Listen: Martin Scorsese, Paul Hackett, Marty discussed on Full Cast And Crew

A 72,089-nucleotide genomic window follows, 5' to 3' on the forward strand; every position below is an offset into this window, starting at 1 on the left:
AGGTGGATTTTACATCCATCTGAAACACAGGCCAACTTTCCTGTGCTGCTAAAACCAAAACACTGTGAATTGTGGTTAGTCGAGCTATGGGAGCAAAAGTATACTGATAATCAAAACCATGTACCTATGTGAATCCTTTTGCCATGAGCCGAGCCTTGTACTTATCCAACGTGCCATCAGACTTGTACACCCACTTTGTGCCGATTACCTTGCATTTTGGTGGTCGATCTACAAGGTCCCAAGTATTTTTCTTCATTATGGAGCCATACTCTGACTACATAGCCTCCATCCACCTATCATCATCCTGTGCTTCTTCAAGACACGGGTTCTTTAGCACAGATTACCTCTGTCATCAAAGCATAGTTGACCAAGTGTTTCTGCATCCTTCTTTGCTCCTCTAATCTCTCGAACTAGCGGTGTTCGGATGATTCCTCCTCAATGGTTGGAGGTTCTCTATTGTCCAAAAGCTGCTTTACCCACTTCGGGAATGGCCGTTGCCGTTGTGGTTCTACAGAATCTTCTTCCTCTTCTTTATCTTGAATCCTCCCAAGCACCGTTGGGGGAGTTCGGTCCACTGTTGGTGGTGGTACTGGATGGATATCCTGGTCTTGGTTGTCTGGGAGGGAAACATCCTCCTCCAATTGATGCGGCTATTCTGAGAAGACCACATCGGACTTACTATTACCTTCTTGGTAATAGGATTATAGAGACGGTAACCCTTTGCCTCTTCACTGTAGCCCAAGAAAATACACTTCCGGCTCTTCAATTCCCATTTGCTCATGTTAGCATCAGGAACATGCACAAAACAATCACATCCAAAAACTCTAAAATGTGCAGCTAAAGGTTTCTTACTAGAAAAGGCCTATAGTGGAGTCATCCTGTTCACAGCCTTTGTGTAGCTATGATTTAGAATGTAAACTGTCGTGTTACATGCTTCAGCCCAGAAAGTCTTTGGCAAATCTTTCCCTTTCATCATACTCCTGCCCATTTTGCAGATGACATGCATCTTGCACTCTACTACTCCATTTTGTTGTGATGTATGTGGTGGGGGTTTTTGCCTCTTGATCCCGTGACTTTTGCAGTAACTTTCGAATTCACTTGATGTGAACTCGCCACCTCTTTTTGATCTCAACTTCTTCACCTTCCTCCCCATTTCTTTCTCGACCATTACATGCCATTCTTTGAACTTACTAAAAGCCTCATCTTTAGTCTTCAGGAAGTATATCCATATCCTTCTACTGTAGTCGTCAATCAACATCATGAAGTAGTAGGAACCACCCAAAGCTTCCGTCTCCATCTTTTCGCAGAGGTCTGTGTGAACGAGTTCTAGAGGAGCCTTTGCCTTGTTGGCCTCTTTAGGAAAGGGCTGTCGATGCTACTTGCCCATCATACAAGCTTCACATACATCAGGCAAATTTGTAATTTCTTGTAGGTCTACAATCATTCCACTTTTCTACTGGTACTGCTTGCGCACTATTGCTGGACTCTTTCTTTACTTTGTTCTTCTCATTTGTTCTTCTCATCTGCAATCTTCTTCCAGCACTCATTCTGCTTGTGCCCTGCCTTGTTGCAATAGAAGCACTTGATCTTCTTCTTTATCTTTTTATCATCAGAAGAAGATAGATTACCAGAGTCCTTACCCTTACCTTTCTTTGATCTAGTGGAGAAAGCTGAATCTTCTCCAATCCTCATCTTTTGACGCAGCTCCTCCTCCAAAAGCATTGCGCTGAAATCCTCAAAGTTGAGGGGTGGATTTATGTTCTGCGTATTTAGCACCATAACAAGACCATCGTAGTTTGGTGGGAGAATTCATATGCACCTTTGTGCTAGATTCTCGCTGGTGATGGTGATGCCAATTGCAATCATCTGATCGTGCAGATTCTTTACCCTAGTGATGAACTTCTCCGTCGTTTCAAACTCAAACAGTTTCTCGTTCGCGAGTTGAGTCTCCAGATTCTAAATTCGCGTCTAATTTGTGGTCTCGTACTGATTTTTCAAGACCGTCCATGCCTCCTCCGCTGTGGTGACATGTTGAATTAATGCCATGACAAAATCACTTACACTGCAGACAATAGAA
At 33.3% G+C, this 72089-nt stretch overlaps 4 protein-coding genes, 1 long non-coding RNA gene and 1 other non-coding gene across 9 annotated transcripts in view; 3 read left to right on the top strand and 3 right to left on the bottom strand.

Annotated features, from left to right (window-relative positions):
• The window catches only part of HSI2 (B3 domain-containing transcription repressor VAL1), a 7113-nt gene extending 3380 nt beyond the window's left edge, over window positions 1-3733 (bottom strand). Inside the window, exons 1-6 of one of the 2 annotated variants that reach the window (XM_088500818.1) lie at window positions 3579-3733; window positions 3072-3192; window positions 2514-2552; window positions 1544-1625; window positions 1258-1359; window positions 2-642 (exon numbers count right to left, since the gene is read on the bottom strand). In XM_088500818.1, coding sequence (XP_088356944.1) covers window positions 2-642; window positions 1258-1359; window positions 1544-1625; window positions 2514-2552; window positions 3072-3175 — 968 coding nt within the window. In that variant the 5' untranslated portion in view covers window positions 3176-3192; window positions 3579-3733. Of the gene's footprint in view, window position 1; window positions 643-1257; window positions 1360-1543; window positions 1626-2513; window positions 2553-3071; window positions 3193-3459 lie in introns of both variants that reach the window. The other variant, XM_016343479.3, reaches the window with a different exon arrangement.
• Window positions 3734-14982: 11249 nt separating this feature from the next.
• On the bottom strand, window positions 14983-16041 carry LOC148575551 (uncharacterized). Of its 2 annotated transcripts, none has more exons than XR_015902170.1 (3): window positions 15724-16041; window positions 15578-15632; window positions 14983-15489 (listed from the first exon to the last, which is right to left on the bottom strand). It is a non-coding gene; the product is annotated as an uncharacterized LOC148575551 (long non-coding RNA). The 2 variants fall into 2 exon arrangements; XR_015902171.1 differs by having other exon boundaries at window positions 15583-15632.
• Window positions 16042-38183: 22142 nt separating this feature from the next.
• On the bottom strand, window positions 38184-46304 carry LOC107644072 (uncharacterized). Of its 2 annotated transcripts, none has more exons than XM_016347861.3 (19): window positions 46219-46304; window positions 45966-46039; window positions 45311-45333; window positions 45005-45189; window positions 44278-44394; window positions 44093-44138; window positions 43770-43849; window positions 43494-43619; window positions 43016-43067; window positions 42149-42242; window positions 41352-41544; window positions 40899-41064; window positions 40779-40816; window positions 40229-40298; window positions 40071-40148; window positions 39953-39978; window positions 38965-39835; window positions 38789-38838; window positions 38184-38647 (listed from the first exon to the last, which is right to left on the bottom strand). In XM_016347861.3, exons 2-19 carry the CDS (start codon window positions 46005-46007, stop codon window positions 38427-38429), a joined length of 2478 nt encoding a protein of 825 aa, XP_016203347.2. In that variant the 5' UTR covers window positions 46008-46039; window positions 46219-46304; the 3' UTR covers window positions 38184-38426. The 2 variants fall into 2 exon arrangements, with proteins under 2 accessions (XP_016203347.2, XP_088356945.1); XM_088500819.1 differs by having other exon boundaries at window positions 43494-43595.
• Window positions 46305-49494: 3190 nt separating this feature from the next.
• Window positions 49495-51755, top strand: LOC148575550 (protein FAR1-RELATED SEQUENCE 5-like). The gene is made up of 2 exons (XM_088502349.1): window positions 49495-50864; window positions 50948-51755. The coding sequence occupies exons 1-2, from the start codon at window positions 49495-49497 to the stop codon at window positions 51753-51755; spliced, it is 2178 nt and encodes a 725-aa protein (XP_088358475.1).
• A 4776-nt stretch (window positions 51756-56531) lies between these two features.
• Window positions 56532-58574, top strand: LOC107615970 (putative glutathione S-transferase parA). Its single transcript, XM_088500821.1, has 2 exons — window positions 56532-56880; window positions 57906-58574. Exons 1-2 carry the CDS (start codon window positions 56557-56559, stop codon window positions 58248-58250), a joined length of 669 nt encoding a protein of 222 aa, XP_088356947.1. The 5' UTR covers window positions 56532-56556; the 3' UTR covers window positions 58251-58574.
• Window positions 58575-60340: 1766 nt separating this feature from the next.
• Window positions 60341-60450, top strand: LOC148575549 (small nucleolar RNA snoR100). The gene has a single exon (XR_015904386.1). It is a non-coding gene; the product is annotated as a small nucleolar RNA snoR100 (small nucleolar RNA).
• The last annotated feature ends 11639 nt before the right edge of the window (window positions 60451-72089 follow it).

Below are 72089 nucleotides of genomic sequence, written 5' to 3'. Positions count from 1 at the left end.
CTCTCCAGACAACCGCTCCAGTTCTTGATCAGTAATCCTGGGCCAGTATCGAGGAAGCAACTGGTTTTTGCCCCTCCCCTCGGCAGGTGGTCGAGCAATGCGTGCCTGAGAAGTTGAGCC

"One ever existed. He would be himself and he would say and we're joined today by. Chris and Chris is the leader of the National Youth Employment Association Association. So Chris you believe that children at the age of five or six should be allowed to work and then the voice of a character and he was so skilled at this he could even somehow talk over himself. Well and then what would happen is he would open the phone lines and people would call up outraged and he would beat them in the voice of this character that he created. I remember allying and listening all of a sudden Joe Frank Tone and just the way he writes and this specificity of his weird details I wondered if maybe Joe Minion unlike. Just listen to it on the Radio Somehow Osmo it into himself. But it's way too specific but I never knew that whole story until digging into the movie this time. Either I really appreciated the craft and Scorsese's part in it. It's one of the best commentary tracks. Because they intercut the reminiscences of Scorsese film maker his lifelong editor of the cinematographer and of Griffin Dunne and his producing partner. Amy Robinson now living in this digital age when everybody's hyphen. That's exactly exactly what they were doing. Amy Robinson Griffin Don. We're both actors who are not working as much as they would have liked like pretty much every actor so they were getting their toes. There's the old joke joke. What's the way to get actor complaint? Give them a job but the two of them dip their toes into producing and I think this might have been there. I fully produced feature they produced. Baby it's you which also starred Roseanne Arquett okay young and both had some credits. They came across the script and both really liked it. In fact fact came across it at Sundance option did and went to get it made and they wanted Scorsese I think from the beginning but then tell that story going back to the Sundance moment show. Much much of great stuff comes from completely random moments that have nothing to do with any genius or brilliant. She was at Sundance three. One of the first I couples dance. There was a director from some tiny country. who heard she was from New York City and he handed her this screenplay she went back to her hot not a hotel they were literally standing Lo and behold my God it was great and that was lies but Joseph Minion the person might have been in Yugoslavian director named Dussan Matveyev. That's exactly who it was. And he was Joseph Minions Teacher at Columbia so that was the connection so then and they optioned it and that leads to Marty and where he was which is really fascinating. Mardi was down. He was interested but last temptation of Christ was going to go for which is his dream project project and act. It was more than looking like it was going forward. It had been in pre production. He had the money is was finally going to happen and he was going to work on it with Michael Ball House House. who was the cinematographer? So they went to Tim Burton because they had seen a short cartoon called Vincent which they were very impressed with the great. I'd actually actually seen it at attached to some. Ah Disney movie that I happen to go see a short called Vincent by a cartoon is named Tim Burton and we said that guy would be really good to do after hours so we sent it to to timber and he said wow this is this is incredible but somewhere about maybe a month and a half two months. What's into after the time we met him We get a phone call saying the last temptation of Christ had fallen apart. And we said well Rupert BR actually talking to kind of start. Well all right. We'll figure it out. We'll just so we're talking to tim and we said ten funniest thing happened. This call from Martin Suzy's attorney was also attorney you know. We sent him the script like months and months ago just mentioned that he goes well. Picture fell apart and the first thing he read that He really wants to. He wants to do this movie weird but anyway So anyway back door movie and he said wait a minute. Did you see March Brazilian wants to do this movie. Yeah because and you send it to him I well yeah. I gracefully gracefully withdraw from the project. I wondered in the retailing was tempered basically saying like wait a minute. You're talking to someone else about this like then you're not really serious about talking to me about got it did. He have total awareness his place at the time on the food chain and say well obviously if Marty wants to do it. He's going to do it so could be. He did that whether whether he did it out of a calculating sense. Maybe he was scared. You know he had maybe because he wanted to get on Martin Scorsese's good site whatever. It is telling the story that way that they a even gave him that agency in the telling Burns first feature film was it might well have been pews adventure. You're correct pee. Wee's big adventure Sameer as this. Yeah Wow Marty. In addition to his dream project falling apart had also come off a couple of films where the scale of the filmmaking making had gotten so large it's such a far cry from where he started with mean streets working with twenty twenty five person crew having the fluidity of a a forty day shoot as opposed to one hundred forty day. Shoot for Scorsese. He needed something to do because his dream project had fell through it was going to be much lower budget feature than his previous features. It was an opportunity to work more in the style of his roots and he had moved to Tribeca around the same time any hated. It was a Bohemian Hema culture and he was coming from an Italian American culture from little Italy and the Twain did not meet. He's like I could not wait to get back uptown myself. I wanted the elevator elevator to work. I didn't want to walk up and down the stairs. I wanted there to be shops and stores and restaurants which I wanna be a accosted by these weirdoes though of course. Martin Scorsese not only as the Irishman Richmond. That's out but there's been this flap over his comments about the marvel movies and he's now a force an elder statesman. But it's real interesting this this will when we get more into the film. There's so much in this film about art and about living a normal life but appreciating Bohemia yes the part of Paul Hackett that really wants to transgress yet and yet feels feels that he feels guilty about it. He is treated as if he is guilty. which is Martin Scorsese's Catholic upbringing? But I think his response what brought him to it is exactly what Paul Hackett is going through through. Yes and you have that also playing out like you said with his experiences with the studio system and the larger films that kind of took something away for rather offered offered him something but he felt a kind of punishment being meet out by God through the experience of it. which just last point on it after hours is Martin Scorsese's Phantom of the paradise dice? There are a lot of the same themes this Michael Ball houses fascinating brilliant cinematographer. He had come up in Germany and had gotten his formative experience working working with Foss Bender. He had shot forty movies before coming to America and making this movie in nineteen eighty five. He had shot sixteen movies. He's in eight years with foster alone. Have you seen a lot of fuss bender. I haven't seen a lot I've seen one or two. I think at one point I was like yeah. This guy really like to learn more about yeah I looked at his. IMDB you pay sheer numbers like forget it. All House was going to work on last imitation of Christ and so they ended up working together on this on. When they were doing saying pre-production Bauhaus realized that in order to accomplish this in forty nights because this is a shot at night Bah says number one? That was great. Because as a cinematographer talker he has total control over the light in the daytime. You've got a block light out. Light is more your enemy depending on the scene shooting whereas at night he was like I just had the camera pretty much wide open. All the time using available light key realized that they would need to do sixteen shots or setups per night which is insane but in order to do so they had to have a crew that was about twenty people and he had to work with a crew that he knew could do this on the fly so the first time they are on the set they set up the first shot in the movie. Which is actually Paul Hackett getting into the taxi cab so they started to light? It and Marty went to his trailer. Fifteen minutes later. Ball house knocked on Marty's fillers door and said okay. We're ready. You're ready is usually take several hours. So Mardi came out and after that he never went back his trailer and they all talk about how great it was to just is be able to do that and to work like that on a movie set and to just kind of go from one thing to another to another to actually do the things that you WanNa know reason you get into this to be doing that you. He used the excitement. That Martin Scorsese must've felt especially after something so big to come back to this and you can feel it in this movie. Yeah and it's part of the nature of this picturesque tale. You do you get that kind of as one of the characters puts it. Rules apply when I guess it's like you know what I mean like after hours. Great titular line. Let's take a little look. We meet Paul Hackett played by Griffin Dunne who works as a word processor a job title. which would soon become an actual machine? That's how you know you're working in a dying industry. There's a great scene with Bronson Pinchot. Oh yes as a trainee. Listen to Bronson Pinchot dialogue. which is so perfect is an example of the type of characterizations nations that exist in the screenplay on the page and I read this screenplay and this is exactly what's on the page pauses and all that's one thing that Joe million was great at is writing this dialogue? It's so naturalistic yet captures in Bronson Pinchot case this presumptive striving and youthfulness youthfulness of their career. Who has it was very different from Paul Hackett? WHO's also very youthful but seems to have settled settled one thing about the dialogue and just this kind of movie? These are the kinds of things that so many young writers. I do a shitty jawbone and everybody tries to do it. This forced casualness the else's the isn't that also journey where in every man in quotes. Just look look at all the crazy things that happen to them. It's seems like the easiest thing in the world all those policies and stuff are done deliberately by Joseph Minion. Paul Hackett in this scene is with Bronson Pinchot and we're learning important things about Paul Hackett through their interactions. But they're all informed by such wisdom. It's really an impressive accomplishment for such a young writer APPS and unless he ripped off a lot of the stuff that we're on the right format ruler breath now file right in memory right and mark this down and the preflight prefix co-driver good. You got it another week. You haven't done. It's temporary anyway. I said it's temporary anyway. I do not intend to be stuck doing this for the rest of my life. Don't tell Mr W I said that. Please okay because what I really want to do is a AH really like to get into publishing. You know there just aren't any openings right now but what I would love to do is just create a magazine Mile Magazine which would be like a forum for writers and intellectuals who can't get into print anywhere else who could you know I? I'm not into like editing. Trying to reach a particular audience getting it out there. They would get some momentum going and do you know do something with with you know.."